on 21 May 2013
I've been reading New Testament Greek for some time now and I've found this book useful. In fact I use it most days. If I am not sure of some grammar then this book usually answers my query quickly and easily, since it is arranged verse by verse. I also use Kubo's Reader's Greek-English Lexicon to quickly memorise rarer words before reading a passage. This is also arranged verse by verse. I like to work this way, but some may prefer modern computer based tools. If you are a serious student of NT Greek then I recommend this book. If, like me, you aim to teach yourself NT Greek, then you will need to work through a textbook such as Jeremy Duff's 'The Elements of NT Greek' first.
on 14 February 2011
This is a new edition of Zerwick and Grosvenor's guide to the Greek New Testament. My review refers to the previous edition. The text will be the same. The binding is different. I cannot comment on the binding of this edition, so my review only deals with the content.
Zerwick and Grosvenor's book is an excellent grammatical reference guide, providing detailed grammatical analysis of the New Testament and sometimes explaining phrases that are difficult to understand, by reference to the Aramaic from which they undoubtedly come and by reference to Hebrew idioms that influenced the Greek used by the New Testament writers.
However, when they express opinions, the authors depart from the original goal of their work and fall into the error of promoting Roman Catholic dogma or prejudices.
One example is their commentary on Matthew 1:25, where they argue that the text cannot mean what it unambiguously says (that Joseph had sexual relations with Mary after the birth of Jesus), as this goes against the RC dogma of the "perpetual virginity" of Mary. This is a case of putting their doctrines above the authority of Scripture, so that when there is a clear conflict, they try to change the meaning of Scripture instead the erroneous teaching of the Roman Catholic church.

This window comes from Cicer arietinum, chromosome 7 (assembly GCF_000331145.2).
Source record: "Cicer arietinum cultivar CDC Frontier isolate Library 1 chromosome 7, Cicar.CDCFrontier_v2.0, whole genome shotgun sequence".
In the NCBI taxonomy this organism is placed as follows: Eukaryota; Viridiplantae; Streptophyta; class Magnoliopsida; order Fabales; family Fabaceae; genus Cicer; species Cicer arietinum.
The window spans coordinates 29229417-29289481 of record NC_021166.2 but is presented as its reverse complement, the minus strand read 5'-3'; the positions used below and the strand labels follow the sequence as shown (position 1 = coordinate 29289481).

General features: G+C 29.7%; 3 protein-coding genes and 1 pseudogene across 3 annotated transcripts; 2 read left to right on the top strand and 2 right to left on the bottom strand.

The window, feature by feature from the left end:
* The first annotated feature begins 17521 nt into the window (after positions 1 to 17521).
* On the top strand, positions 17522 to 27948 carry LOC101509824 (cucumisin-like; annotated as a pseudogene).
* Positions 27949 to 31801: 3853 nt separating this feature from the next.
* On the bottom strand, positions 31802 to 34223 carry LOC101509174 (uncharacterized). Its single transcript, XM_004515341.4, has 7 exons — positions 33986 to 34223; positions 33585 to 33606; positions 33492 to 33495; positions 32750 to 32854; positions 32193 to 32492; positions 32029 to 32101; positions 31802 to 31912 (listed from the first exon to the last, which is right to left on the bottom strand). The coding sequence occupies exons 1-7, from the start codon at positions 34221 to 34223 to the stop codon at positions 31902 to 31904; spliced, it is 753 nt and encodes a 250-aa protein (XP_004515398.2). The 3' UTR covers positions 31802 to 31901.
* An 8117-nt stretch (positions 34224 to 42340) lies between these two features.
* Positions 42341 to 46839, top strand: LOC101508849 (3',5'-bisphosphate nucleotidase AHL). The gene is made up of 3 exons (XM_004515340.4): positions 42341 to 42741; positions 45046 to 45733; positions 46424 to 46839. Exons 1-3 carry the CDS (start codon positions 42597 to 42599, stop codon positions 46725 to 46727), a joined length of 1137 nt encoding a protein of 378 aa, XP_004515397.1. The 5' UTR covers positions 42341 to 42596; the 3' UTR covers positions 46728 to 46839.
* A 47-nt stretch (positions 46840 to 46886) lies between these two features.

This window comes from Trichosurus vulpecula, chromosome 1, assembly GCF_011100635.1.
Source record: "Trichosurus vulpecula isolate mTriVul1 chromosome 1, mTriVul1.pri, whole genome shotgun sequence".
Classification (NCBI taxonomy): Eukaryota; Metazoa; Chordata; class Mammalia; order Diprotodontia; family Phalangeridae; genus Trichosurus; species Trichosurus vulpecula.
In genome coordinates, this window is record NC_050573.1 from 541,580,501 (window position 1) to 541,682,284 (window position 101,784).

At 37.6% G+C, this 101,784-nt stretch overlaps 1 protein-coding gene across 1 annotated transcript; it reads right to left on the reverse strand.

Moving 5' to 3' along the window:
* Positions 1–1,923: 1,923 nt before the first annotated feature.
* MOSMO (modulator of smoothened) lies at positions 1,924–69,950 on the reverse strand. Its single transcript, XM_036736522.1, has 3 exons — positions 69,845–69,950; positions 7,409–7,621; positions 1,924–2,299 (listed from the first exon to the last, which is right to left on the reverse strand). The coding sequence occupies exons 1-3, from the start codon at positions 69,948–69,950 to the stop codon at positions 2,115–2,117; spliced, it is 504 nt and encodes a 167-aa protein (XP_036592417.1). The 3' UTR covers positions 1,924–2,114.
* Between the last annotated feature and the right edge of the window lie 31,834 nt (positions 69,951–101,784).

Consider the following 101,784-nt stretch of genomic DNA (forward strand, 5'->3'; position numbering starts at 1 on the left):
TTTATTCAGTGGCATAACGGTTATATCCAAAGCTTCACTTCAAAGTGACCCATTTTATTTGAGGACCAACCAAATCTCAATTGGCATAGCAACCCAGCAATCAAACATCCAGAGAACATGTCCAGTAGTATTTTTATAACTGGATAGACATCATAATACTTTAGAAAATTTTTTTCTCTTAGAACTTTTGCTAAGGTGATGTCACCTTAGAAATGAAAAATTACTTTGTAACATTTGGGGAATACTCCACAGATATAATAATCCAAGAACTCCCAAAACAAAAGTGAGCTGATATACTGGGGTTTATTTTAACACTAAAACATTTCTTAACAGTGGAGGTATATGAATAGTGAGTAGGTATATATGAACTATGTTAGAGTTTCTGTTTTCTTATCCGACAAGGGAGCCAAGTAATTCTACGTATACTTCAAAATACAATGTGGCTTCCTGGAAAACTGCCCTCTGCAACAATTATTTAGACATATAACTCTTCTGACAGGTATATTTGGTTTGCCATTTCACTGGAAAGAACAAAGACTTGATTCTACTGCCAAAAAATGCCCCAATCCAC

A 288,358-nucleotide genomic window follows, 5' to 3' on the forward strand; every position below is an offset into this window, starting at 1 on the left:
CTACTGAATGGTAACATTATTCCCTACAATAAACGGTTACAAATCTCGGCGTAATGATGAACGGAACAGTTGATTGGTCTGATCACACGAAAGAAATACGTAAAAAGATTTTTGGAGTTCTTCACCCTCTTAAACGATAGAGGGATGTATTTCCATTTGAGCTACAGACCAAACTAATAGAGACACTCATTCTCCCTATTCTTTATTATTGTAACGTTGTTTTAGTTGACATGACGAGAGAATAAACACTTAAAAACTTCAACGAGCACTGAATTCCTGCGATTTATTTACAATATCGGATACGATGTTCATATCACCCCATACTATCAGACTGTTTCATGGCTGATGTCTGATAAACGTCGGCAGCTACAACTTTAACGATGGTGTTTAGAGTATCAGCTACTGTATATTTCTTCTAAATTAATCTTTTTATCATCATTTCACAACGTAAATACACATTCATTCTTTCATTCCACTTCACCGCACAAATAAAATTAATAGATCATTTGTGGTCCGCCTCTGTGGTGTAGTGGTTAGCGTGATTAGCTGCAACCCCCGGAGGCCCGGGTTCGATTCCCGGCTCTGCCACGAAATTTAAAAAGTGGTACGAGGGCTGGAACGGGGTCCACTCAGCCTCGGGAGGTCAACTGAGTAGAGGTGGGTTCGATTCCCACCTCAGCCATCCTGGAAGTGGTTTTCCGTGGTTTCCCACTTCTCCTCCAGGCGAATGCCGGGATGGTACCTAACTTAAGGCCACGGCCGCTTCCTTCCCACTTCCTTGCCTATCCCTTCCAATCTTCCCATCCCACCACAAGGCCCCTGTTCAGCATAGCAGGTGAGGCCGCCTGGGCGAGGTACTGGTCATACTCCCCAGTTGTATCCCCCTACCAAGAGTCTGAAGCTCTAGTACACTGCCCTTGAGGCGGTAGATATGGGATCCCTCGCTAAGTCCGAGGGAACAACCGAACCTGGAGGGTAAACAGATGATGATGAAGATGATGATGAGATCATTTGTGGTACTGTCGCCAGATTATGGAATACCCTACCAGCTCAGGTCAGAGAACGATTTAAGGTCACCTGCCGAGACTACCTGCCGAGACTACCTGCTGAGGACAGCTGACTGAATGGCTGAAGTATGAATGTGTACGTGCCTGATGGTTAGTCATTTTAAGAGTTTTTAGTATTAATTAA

Another example is their commentary (not grammatical analysis!) on Mark 10:11-12, where Jesus pointedly says the same thing twice, once for men and once for women, to make it clear that he applied the same rules to both genders. Zerwick and Grosvenor clearly object to this even-handedness, and therefore state (p. 140) that these words were not actually said by Jesus but added by Mark to please his intended audience in Rome. One must be surprised that a Jesuit and an academic are prepared to rubbish Scripture passages when they go against their own prejudices.
The book is worth having for the grammatical analysis, but readers must beware of the mix of fact and opinion by the authors, and not quote the opinions as any sort of authority.
It is helpful to have alongside this book Joseph Smith, S.J.'s translation into English of Zerwick's "Biblical Greek: Illustrated Examples", to which Zerwick's "Grammatical Analysis" constantly refers for more detailed explanations of grammatical points.